Kasparov: “How I ‘Called’ for War on Russia”

Garry Kasparov thumb. Source: Daylife.comHow I “Called” for War on Russia
By Garry Kasparov
October 30, 2011

Several days ago I spoke at a conference in Washington on the subject of the reset in relations between Russia and the US organized by the conservative Heritage Foundation, which traditionally represents the interests of the Republican Party. The fact that the main presenter was Speaker of the House of Representatives and Republican John Boehner shows how seriously the Republican Party is going to look at this issue during the upcoming electoral cycle. And there is nothing shocking about this. Every other foreign policy issue, whether it’s Afghanistan, Iran, or Iraq, is linked in one way or another with the actions of the Bush administration, while the idea for the reset in relations with Russia and the bets that were hedged on Medvedev – or, more specifically, on a split within the tandem – was thought up and materialized by the Obama administration. Putin’s imminent return to the post of president makes obvious the failure of Obama’s attempt to support “liberal modernizers” in the Kremlin, which the Republicans will undoubtedly remind him of before the next election.

What was more unexpected was the attention this conference got within the Kremlin. As quickly as the next morning, Foreign Minister Lavrov advised the House speaker to use more traditional lines of communication with the current government and interparliamentary contacts. There were more than a few Russian journalists in the auditorium, who usually don’t indulge their attention in events like this that lack official status. The first question to presenters is always posed by the head of the Washington bureau of ITAR-TASS, Andrei Shitov. He did not entertain any particular notions of variety. I, for instance, was asked a question from the traditional Kremlin propaganda arsenal: why are the views of the opposition not popular among the Russian people? When asked my counter question – when is the last time he saw me on federal television – he shrugged his shoulders and said he couldn’t remember. Interestingly, this dialogue was preserved in the official ITAR-TASS report, where my presentation was noted in totally correct fashion. But two days later the news resource Infox released a piece of Kremlin agitprop about how bloodthirsty Kasparov is calling on the US to make war against Russia.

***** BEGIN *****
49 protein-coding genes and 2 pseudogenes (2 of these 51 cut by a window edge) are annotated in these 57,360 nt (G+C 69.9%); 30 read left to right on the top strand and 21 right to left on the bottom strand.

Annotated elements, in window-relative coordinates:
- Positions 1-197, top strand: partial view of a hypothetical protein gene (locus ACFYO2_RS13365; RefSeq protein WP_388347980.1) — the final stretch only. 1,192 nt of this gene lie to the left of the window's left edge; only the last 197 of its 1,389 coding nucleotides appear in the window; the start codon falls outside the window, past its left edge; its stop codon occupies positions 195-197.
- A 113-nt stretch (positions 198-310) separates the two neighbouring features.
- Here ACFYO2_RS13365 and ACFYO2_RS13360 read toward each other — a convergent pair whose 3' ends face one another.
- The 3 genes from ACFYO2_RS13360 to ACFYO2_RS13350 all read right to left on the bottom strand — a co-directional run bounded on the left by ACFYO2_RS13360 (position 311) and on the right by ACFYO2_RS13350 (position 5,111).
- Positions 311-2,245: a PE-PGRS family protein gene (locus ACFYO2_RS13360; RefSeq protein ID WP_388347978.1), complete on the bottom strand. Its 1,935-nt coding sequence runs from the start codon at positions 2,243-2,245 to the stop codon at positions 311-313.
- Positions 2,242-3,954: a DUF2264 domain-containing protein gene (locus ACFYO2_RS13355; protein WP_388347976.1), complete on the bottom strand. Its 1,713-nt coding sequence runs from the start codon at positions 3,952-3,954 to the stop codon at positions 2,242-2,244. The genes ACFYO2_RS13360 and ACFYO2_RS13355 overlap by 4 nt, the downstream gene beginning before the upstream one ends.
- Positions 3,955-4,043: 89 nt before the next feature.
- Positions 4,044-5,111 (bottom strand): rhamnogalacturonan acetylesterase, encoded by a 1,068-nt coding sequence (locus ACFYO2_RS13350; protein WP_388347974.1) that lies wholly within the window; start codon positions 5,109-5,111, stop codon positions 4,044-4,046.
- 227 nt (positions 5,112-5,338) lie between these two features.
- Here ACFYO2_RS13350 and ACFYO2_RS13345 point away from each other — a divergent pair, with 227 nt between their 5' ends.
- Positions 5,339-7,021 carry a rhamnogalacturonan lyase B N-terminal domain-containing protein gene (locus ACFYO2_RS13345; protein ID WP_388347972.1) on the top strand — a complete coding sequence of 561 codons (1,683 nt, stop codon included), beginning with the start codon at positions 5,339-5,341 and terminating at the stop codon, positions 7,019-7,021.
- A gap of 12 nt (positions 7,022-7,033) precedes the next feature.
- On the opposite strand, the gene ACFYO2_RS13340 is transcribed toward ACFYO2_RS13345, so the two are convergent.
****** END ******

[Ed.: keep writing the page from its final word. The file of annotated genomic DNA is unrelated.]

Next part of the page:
The Kremlin’s reaction is completely understandable, because the main stress of my presentation was on the need to pass a law on sanctions against particular Russian civil servants. This piece of legislation, already looked at by the Senate, proposes introducing sanctions against figures involved in the persecution and killing of Sergei Magnitsky, and could be expanded to include the list of those involved in persecuting the company Yukos and another bunch of high-ranking civil servants who have violated both Russian federal law and our country’s international obligations.